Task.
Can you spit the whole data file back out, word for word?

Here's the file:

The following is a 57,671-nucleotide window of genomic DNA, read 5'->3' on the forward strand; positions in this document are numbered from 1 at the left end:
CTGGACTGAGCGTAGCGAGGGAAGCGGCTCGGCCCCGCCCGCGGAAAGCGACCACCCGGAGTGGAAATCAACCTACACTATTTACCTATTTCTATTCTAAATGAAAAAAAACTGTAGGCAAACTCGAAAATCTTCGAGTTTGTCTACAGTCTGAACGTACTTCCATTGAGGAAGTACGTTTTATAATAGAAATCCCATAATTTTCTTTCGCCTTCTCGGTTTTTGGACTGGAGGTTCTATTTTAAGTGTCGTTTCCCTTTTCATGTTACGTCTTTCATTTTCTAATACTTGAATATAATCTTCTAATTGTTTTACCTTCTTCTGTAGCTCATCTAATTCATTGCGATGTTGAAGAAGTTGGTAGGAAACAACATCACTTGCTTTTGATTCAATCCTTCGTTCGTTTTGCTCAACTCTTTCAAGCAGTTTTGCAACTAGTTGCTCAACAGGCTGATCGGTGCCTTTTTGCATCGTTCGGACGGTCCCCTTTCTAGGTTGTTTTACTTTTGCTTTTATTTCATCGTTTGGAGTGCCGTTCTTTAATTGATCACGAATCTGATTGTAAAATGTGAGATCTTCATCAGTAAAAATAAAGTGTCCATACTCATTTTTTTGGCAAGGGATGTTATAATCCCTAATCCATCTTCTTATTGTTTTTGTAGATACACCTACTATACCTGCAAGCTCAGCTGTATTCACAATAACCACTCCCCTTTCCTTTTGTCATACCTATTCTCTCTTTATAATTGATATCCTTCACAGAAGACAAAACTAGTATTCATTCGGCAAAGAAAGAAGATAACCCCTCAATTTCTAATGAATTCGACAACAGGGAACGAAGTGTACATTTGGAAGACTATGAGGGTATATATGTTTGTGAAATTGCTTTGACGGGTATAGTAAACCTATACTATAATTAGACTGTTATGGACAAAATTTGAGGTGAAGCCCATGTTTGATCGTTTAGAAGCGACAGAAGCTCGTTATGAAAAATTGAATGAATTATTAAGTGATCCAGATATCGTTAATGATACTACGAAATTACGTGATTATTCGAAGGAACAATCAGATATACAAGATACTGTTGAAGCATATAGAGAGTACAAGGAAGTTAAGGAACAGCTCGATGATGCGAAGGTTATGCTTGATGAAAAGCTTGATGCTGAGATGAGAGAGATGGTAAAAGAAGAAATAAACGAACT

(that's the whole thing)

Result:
The following is a 57,671-nucleotide window of genomic DNA, read 5'->3' on the forward strand; positions in this document are numbered from 1 at the left end:
CTGGACTGAGCGTAGCGAGGGAAGCGGCTCGGCCCCGCCCGCGGAAAGCGACCACCCGGAGTGGAAATCAACCTACACTATTTACCTATTTCTATTCTAAATGAAAAAAAACTGTAGGCAAACTCGAAAATCTTCGAGTTTGTCTACAGTCTGAACGTACTTCCATTGAGGAAGTACGTTTTATAATAGAAATCCCATAATTTTCTTTCGCCTTCTCGGTTTTTGGACTGGAGGTTCTATTTTAAGTGTCGTTTCCCTTTTCATGTTACGTCTTTCATTTTCTAATACTTGAATATAATCTTCTAATTGTTTTACCTTCTTCTGTAGCTCATCTAATTCATTGCGATGTTGAAGAAGTTGGTAGGAAACAACATCACTTGCTTTTGATTCAATCCTTCGTTCGTTTTGCTCAACTCTTTCAAGCAGTTTTGCAACTAGTTGCTCAACAGGCTGATCGGTGCCTTTTTGCATCGTTCGGACGGTCCCCTTTCTAGGTTGTTTTACTTTTGCTTTTATTTCATCGTTTGGAGTGCCGTTCTTTAATTGATCACGAATCTGATTGTAAAATGTGAGATCTTCATCAGTAAAAATAAAGTGTCCATACTCATTTTTTTGGCAAGGGATGTTATAATCCCTAATCCATCTTCTTATTGTTTTTGTAGATACACCTACTATACCTGCAAGCTCAGCTGTATTCACAATAACCACTCCCCTTTCCTTTTGTCATACCTATTCTCTCTTTATAATTGATATCCTTCACAGAAGACAAAACTAGTATTCATTCGGCAAAGAAAGAAGATAACCCCTCAATTTCTAATGAATTCGACAACAGGGAACGAAGTGTACATTTGGAAGACTATGAGGGTATATATGTTTGTGAAATTGCTTTGACGGGTATAGTAAACCTATACTATAATTAGACTGTTATGGACAAAATTTGAGGTGAAGCCCATGTTTGATCGTTTAGAAGCGACAGAAGCTCGTTATGAAAAATTGAATGAATTATTAAGTGATCCAGATATCGTTAATGATACTACGAAATTACGTGATTATTCGAAGGAACAATCAGATATACAAGATACTGTTGAAGCATATAGAGAGTACAAGGAAGTTAAGGAACAGCTCGATGATGCGAAGGTTATGCTTGATGAAAAGCTTGATGCTGAGATGAGAGAGATGGTAAAAGAAGAAATAAACGAACT